Water and Roman Urbanism: Towns, Waterscapes, Land Transformation and Experience in Roman Britain offers a new perspective for investigating Roman settlement and how urban spaces were created and experienced by focusing on the relationship between settlement and water and the meanings attributed to these places. Rather than a descriptive approach to the urban fabric it emphasises social context and cultural meaning through interpretative frameworks of analysis. Central are the cultural and experiential implications of water forming part of towns, rather than economic and practical arguments, and the way in which these places were used and altered over time. The book emphasises a social approach and has considerable implications for our understanding of life in the Roman period as a whole.
Adam Rogers, Ph.D. (2009), University of Durham, has recently completed a British Academy Postdoctoral Fellowship, University of Leicester, and specialises in Roman archaeology. He has published
Late Roman Towns in Britain: Rethinking Change and Decline (Cambridge, 2011) and numerous articles.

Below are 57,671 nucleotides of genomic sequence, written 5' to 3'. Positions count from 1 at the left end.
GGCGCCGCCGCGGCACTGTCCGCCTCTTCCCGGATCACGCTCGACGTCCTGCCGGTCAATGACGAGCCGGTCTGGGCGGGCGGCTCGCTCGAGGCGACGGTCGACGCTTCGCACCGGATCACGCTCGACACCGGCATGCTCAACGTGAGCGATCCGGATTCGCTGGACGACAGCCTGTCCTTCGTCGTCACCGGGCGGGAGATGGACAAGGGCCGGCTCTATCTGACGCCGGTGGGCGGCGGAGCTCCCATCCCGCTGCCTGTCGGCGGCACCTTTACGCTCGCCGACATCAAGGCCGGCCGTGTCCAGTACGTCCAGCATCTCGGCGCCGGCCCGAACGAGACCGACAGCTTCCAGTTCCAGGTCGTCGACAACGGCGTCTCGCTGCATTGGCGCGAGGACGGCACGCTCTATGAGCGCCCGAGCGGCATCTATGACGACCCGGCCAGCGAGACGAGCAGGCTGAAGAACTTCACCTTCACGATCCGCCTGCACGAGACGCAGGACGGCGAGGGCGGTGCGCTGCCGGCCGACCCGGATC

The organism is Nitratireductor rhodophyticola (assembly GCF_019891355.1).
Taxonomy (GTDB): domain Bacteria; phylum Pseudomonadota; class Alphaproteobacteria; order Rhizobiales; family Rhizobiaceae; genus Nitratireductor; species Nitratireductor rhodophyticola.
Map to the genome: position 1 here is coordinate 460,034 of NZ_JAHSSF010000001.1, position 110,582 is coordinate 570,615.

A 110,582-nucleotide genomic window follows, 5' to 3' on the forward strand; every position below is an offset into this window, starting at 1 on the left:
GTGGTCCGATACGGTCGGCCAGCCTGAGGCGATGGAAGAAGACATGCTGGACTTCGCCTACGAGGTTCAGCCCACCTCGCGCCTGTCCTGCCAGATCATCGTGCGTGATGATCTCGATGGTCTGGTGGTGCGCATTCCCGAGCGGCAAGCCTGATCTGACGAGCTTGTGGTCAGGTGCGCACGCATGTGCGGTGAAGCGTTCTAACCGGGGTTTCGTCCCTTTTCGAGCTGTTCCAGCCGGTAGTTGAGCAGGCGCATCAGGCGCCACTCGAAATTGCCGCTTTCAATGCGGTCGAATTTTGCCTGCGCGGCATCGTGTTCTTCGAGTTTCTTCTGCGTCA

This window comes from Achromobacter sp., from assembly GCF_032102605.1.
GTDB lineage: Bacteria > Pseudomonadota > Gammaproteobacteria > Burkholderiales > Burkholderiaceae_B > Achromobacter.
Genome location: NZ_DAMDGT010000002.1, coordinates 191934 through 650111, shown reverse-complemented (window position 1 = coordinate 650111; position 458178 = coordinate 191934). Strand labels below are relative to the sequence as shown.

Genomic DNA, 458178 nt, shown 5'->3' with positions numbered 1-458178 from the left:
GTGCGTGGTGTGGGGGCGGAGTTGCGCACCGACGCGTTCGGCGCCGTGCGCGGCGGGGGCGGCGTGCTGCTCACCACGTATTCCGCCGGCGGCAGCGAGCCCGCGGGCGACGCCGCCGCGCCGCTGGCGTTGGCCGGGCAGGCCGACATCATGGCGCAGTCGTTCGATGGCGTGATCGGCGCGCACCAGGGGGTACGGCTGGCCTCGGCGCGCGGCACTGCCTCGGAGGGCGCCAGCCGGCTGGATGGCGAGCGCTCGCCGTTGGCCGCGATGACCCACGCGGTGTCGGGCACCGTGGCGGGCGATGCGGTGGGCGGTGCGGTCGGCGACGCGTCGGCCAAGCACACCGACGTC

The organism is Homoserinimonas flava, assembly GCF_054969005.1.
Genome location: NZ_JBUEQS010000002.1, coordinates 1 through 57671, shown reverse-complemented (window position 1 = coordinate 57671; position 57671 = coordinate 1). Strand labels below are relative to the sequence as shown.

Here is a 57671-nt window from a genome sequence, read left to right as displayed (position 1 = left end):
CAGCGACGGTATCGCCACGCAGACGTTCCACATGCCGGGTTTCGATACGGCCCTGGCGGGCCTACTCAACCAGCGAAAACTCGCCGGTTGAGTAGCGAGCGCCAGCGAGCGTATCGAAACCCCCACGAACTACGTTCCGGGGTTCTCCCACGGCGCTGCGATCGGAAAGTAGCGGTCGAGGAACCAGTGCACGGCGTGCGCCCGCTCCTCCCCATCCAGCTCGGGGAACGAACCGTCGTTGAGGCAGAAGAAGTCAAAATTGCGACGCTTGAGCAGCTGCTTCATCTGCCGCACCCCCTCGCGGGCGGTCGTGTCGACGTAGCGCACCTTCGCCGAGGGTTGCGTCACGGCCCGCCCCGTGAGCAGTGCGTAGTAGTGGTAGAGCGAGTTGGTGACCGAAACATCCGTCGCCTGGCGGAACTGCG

[This book] effectively challenges the overly positivist interpretive regimes in which Roman urbanism in Britain has been previously understood and demonstrates that human relationships to water, with particular emphasis on urban environments, are contingent and socially mediated beyond desires to rationalize and maximize." Eric E. Poehler,
Bryn Mawr Classical Review 2014.04.18.
Table of contents
List of figures
Chapter 1 Introduction
Chapter 2 Five Urban Waterscapes
Chapter 3 Rivers, lakes and islands: towns, changing waterscapes and geography
Chapter 4 Waterfronts: the land/water interface and the construction of waterfront installations
Chapter 5 Wetlands: the materiality of land drainage and reclamation in towns
Chapter 6 Conclusions: towns, water and people
All interested in Roman archaeology, Roman and Iron Age Britain, Roman urbanism, the Roman Empire and Roman history. Also of value to those interested in urban, landscape and theoretical archaeology.